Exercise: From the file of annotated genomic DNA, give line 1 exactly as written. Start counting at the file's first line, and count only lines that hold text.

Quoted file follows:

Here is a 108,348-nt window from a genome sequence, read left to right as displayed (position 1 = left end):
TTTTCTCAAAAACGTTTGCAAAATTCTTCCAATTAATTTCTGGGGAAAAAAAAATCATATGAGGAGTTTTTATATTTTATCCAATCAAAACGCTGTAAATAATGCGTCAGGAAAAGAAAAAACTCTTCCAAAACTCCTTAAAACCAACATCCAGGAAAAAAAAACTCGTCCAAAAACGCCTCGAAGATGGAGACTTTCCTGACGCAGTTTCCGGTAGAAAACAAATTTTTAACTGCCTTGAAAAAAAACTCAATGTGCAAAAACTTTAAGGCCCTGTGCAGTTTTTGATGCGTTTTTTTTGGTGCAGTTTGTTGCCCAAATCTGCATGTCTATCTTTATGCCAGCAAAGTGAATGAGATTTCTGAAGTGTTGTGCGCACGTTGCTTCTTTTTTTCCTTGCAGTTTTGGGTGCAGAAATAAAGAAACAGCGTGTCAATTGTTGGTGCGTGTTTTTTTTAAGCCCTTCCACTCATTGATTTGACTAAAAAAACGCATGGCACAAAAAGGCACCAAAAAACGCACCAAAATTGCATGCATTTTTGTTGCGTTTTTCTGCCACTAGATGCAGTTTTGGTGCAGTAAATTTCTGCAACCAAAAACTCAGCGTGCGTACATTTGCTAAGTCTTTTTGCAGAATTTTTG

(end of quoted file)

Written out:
Here is a 108,348-nt window from a genome sequence, read left to right as displayed (position 1 = left end):